Over the years, OCD has more or less become a joke in both the media and public perception, and that can be very harmful for sufferers because it leads people to believe that our metal illness cannot be serious. And when we combine that with the stigma that already surrounds mental illness, for OCD sufferers, sometimes I feel my options are to allow people to laugh at me or treat me like an unstable disease.
Thankfully, “The Secret Illness” Project is here to save the day. Trigger warning for obsessive thoughts and self-harm after the jump.
It’s only been the past couple of years that I’ve really become comfortable telling people about my mental illness issues. For anyone who knows me, they know I suffer from OCD—but those same people are probably not aware of what exactly having OCD means for my life. It’s one thing for me to joke with them about how I keep my DVDs and Blu-Rays organized. It’s quite another to tell them that certain grammatical differences, like where to put a hyphen, have given me such bad panic attacks that at one point in time I actually attempted to rip my own fingernails out.
I cannot remember a time in my life when certain things did not bother me. I’ve never been able to step on a crack on the sidewalk with one foot and not feel as though God will smite me dead unless I also step on a crack with my other foot to make it even. I’ve never hit a bump in the road and not thought, “Oh, God, was that a person or a pet?” despite how small said bump might actually be. I can’t leave my dish cupboard unorganized for fear my brother will die in a car accident, or leave my apartment without checking the heater and stove over and over again. But probably strangest and strongest of all, periodically throughout the day I worry that someone will skin my fingers and toes for no good reason whatsoever.
OCD is not the adorable quirk society makes it out to be. Those of us who have it don’t spend countless hours organizing, cleaning, or rearranging to be either cute or annoying. We do it out of genuine fear. Things feel wrong to us in a way that it doesn’t for the rest of society. Something bad might happen. We know that our thoughts can be illogical, but that knowledge doesn’t take the fear away, and this can be rather alienating.
“The Secret Illness” Project is a way to combat misconceptions and bring awareness to a serious illness that can and does destroy lives. On their About page:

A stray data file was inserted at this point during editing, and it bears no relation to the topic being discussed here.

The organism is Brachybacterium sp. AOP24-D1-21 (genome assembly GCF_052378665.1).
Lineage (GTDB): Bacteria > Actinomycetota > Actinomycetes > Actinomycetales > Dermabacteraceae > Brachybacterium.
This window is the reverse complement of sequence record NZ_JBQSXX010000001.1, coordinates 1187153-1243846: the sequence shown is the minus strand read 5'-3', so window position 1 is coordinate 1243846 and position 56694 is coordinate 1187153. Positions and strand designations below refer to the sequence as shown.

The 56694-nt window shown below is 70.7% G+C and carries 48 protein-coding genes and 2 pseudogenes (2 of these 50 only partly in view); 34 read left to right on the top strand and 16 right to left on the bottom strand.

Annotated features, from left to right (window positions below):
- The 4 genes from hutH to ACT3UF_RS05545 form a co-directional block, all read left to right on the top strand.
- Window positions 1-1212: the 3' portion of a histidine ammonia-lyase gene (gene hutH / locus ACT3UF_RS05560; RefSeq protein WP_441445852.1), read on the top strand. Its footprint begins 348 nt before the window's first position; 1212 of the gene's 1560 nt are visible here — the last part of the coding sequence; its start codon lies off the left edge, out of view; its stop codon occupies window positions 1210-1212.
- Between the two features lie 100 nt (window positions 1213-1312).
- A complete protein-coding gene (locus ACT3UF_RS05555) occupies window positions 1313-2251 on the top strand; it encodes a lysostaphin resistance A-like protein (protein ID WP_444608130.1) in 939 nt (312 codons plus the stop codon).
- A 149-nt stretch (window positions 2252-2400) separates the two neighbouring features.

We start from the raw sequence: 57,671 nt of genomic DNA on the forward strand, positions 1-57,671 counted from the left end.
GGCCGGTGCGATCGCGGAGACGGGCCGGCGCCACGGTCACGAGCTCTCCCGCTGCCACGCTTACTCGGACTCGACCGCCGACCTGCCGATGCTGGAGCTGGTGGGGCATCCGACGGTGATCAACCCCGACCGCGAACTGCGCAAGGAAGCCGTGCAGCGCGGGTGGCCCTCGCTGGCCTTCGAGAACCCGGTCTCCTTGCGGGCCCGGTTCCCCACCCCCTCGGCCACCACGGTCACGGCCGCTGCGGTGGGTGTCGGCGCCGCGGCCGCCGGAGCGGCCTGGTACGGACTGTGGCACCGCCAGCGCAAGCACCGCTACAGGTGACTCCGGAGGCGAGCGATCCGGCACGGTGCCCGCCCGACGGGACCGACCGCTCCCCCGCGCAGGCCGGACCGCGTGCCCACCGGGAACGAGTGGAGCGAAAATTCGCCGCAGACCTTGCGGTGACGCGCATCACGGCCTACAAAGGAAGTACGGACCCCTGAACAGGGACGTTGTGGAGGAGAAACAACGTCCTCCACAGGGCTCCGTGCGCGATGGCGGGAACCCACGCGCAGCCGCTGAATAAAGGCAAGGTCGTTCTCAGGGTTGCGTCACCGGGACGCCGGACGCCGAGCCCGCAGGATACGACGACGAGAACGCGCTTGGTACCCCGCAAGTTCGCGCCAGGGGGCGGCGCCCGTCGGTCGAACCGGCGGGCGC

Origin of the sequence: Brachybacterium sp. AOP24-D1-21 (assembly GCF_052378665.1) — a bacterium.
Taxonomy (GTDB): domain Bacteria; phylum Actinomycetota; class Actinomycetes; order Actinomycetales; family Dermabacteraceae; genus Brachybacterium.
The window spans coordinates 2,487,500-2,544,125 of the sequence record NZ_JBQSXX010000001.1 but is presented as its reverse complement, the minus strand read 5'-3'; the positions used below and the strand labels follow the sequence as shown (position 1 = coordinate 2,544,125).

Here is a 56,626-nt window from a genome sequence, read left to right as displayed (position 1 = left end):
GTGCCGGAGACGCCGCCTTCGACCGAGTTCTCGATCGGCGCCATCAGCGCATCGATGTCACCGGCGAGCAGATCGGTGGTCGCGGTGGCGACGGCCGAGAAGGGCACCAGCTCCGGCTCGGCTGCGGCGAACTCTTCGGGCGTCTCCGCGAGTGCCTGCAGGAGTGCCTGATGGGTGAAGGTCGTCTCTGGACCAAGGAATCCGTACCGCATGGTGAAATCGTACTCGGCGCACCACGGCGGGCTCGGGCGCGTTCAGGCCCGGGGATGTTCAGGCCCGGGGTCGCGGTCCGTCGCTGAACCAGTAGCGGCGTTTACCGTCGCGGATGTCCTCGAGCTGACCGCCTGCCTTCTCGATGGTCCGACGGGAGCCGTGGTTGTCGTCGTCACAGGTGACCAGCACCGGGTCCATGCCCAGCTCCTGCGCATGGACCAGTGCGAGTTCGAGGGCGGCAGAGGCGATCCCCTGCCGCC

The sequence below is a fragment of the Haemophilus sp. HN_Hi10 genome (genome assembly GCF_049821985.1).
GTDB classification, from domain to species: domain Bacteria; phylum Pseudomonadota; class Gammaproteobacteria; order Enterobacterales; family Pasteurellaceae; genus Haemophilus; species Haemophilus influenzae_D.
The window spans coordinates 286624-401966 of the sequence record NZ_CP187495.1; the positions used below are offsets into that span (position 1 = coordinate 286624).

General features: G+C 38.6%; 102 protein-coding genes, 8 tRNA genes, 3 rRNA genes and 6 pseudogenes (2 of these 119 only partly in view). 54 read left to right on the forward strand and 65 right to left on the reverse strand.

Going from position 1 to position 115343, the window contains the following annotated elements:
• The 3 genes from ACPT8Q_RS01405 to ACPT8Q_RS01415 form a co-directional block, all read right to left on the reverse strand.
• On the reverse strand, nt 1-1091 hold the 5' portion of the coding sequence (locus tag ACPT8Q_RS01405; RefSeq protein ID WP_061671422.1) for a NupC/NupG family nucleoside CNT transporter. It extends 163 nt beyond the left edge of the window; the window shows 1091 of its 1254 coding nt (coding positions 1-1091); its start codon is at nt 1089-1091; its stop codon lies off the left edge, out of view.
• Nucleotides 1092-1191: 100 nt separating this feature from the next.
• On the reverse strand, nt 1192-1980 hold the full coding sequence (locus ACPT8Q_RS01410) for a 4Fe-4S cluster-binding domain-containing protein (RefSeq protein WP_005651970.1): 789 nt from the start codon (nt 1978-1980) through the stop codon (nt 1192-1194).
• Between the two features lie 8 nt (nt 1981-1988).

What is The Secret Illness? It is a creative arts project that explores the realities of living with obsessive compulsive disorder.
What is it’s (sic) purpose? OCD is an often mis-understood and trivialised mental illness. We want to change that.
How to achieve this purpose? By telling the story of OCD through film, audio and visual arts that are co-created by OCD sufferers and creative professionals, and developed from personal narratives, interactive discussion and poetry, and to share these creative expressions on the web, in the workplace and in public spaces.
On their page’s wall, you can find numerous stories and quotes from people living with OCD. One person says, “If I can’t remember the Jurassic Park theme music then our plane will crash.” And another says:
Maybe I have AIDS. Or Hepatitis C. I might of (sic) gotten it yesterday when I went to Walmart.
Maybe I should get blood work, like I’ve done before, at least I’ll feel better for a few hours. Until I touch something else that leaves a question in my mind.
It’s always there, that uncertainty, that question. It will never leave me. It’s like the bad part of the movie was put on a loop and my remote doesn’t have any batteries. I can’t get it to just go on with the rest of the movie. I’m stuck in that one part, that horrible part.
From an outside perspective, I can understand why OCD might seem like a funny illness—after all, most people would say that remembering a theme song and a crashing plane are not related to each other, but that is what OCD does to us, and these thoughts and feelings are very real and can be debilitating. It makes us worry about things we shouldn’t have to worry about. I really appreciate what “The Secret Illness” Project is doing. It’s comforting to me to know that I am not the only person out there with OCD, and that there are people who understand what I go through. And it’s also comforting to know that those people are doing their part to bring awareness and understanding to an often misunderstood illness. The site offers both resources to learn more about OCD and ways to get involved with their project. Be sure to check out “The Secret Illness” Project here, as well as their Facebook and Twitter pages, and lend them your support.